Monday, March 17, 2014

Happy St. Patrick's Day! And now a lesson in being Irish.

....It always seemed a little odd to me that there is a holiday that celebrates being Irish. I mean yeah we are actually that awesome that I can understand wanting to be Irish, but other people are awesome, too. Like Norwegians (Vikings ruled), or Australians

or Brazilians

but we don't have holidays where everyone pretends to be Brazilian. 

Whatevs, that is not the reason for this post. 

The real reason is the massive misconception that Americans have regarding soda bread.

Every year on St. Patrick's Day (or maybe St. Paddy's, but it is NEVER EVER EVER "St. Patty's." Patty is a woman's name. Patrick is shortened to Paddy), I see people making this thing that they call "Irish soda bread."

I understand how corned beef became known as an Irish thing*, but not this. Mainly because

1. Irish people are the pickiest eaters I have ever met. They do like strange things in their food, such as weird seeds that do not belong in bread, or raisins that also do not belong in bread. I am considered a freak in my family because I eat "weird" food and enjoy it, and because I put veggies like peas and carrots in my shepherds pie (this is a huge no-no in my family, shepherds pie should contain meat and potatoes only).


2. Irish people are poor. Raisins are expensive. Perhaps not here and now, but way back when in Ireland, they were expensive.

If you went to Éire and asked for soda bread, you would receive this:

Plain brown bread. 

But just because it's plain, doesn't mean it isn't delicious. Especially slathered in butter, or dipped in soup. So here is great-granny's recipe.

You will need:
- 4 cups flour
- 2 tsp. salt
- 2 tsp. baking soda (where the name "soda bread" comes from)
- 2 cups buttermilk

To make it:
Mix the flour, salt, and baking soda together. Make a well in the middle of the mixture and pour in the buttermilk. Mix it all together until well blended. Knead the dough on a lightly floured surface, and then press into rounds that are about 1 - 2 inches thick. Use a butter knife to cut crosses into the top.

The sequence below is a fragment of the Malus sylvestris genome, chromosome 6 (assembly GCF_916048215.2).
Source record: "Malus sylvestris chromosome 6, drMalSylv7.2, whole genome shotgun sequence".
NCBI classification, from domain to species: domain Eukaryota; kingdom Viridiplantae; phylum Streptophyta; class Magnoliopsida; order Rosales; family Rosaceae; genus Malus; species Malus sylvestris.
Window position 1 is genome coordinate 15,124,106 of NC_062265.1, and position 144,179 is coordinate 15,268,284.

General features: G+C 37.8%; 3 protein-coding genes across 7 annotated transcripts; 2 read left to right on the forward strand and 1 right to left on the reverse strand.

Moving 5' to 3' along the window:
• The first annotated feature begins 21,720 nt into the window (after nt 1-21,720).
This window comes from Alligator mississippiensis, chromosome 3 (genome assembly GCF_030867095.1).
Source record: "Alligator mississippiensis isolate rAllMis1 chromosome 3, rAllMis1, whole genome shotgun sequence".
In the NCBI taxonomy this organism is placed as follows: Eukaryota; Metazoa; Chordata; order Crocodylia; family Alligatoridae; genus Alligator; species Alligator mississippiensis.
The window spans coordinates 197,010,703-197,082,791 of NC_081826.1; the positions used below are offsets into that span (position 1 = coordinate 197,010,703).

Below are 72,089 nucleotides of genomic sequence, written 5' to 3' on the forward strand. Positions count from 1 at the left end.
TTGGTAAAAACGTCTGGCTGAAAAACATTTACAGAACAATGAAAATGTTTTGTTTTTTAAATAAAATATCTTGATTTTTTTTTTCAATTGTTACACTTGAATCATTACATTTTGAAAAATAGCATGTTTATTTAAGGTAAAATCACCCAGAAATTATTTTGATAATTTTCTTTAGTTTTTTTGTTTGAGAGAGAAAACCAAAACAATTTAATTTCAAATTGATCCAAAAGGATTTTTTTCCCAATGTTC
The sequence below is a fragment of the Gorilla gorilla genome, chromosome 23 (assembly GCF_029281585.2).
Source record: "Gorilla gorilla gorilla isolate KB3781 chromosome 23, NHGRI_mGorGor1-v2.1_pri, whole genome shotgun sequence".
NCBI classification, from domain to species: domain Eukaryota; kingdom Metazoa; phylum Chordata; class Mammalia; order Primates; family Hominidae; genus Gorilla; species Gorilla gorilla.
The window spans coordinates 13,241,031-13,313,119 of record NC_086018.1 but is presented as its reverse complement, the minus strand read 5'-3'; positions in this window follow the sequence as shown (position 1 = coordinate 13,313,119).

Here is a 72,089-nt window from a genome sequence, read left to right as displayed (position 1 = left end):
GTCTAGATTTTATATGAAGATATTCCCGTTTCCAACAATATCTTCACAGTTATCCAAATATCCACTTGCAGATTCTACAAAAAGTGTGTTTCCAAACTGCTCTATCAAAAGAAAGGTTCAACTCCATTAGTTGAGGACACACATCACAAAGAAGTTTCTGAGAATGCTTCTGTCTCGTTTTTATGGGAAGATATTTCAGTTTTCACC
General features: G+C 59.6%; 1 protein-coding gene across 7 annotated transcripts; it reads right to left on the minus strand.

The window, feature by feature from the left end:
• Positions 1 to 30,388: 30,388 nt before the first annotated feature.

Traditionally, the bread was baked in cast iron pots over a stove. You can do that if you like--put a little flour in the pot or pan and bake the bread over medium-low heat, 10 - 15 minutes on each side. I've never had success with that, and neither did Granny. You can bake the bread in the oven at 375 degrees F for about 20 minutes.

It tastes even better the next day. I made those two massive loaves and they're already gone....

Enjoy your St. Paddy's days, kids! Try not to get too drunk. 

*We do not eat corned beef in Ireland. No one in my family even knew what it was until I explained it to them. It was something Irish immigrants  in the US made because the meat was cheap and Irish people are poor.


  1. I actually didn't know corned beef was an Irish(-American) thing. Oh the things I learn. I'm not even being sarcastic; I love the stuff. I don't quite understand the concept of not wanting peas and carrots in a shepherds pie either. I don't think I've managed to encounter one without them in. A cottage pie maybe, but not a shepherds pie. I also remain adamant that there is a difference. The difference being that cottage pies have beef and shepherds pies have lamb. I think Wikipedia backed me up on that claim when I finally looked it up.

    1. The cottage pie vs. shepherd's pie debate has been raging in my family for decades.

    2. LMAO in your family too? It must be an Irish thing, my dad's fam is the same way. Most of them believe the opposite of Mark though. Cottage pie is lamb, shepherds is beef. We put carrots in ours, but no peas.

  2. PELE *_*

    The american version of soda bread is nasty. I hate raisins. I have cousins that put cranberries in it as well. NO THANKS. Thank god grandma makes it the right way

  3. About the only good thing about my first two wives is they made great soda bread.
    Soda bread is really good...but not that good.

  4. 'Straya - where the spiders are so big that have health bars.
    Ooh, thanks for the recipe. Kinda reminds me of damper. Mum and I debate over shepherd's pie vs. cottage pie too. She generally uses the terms interchangeably.
    Happy St Patrick's Day!

  5. I'm not sure I've ever tried it, but I still wonder why the soda part on the name. Esp. if there is no soda flavor in it. Hmm, It kind of feels like I just left a pretty blond comment right there.

  6. This confuses the fuck out of me, too.

    I'm a little confused as to why the USA in particular would want to celebrate 'being Irish', espeically after the way Irish immigrants were treated.

    Brain. . . just doesn't understand.

  7. P.S.
    Lol, yes that makes you sound like a Colossal Yank. (Picture a 30-foot tall DragonMich stomping all over the place. THAT is what I mean by Colossal. Really tall/long)

    You managed to get home yet or are you still snowed in? Let me know when you're home. I keep getting more threads for your package instead of saving up postage money. (Retail therapy after therapy, Needle'N'Thread helps more than Kerys atm)

    Hmmm good point. Anti-accidental-demon-provoking. Gonna do that.

    Take care, Dragonmich <3

  8. I've never heard of Irish Soda Breat. Hmm, must try it one day.


We say whatever we want to whomever we want, at all times.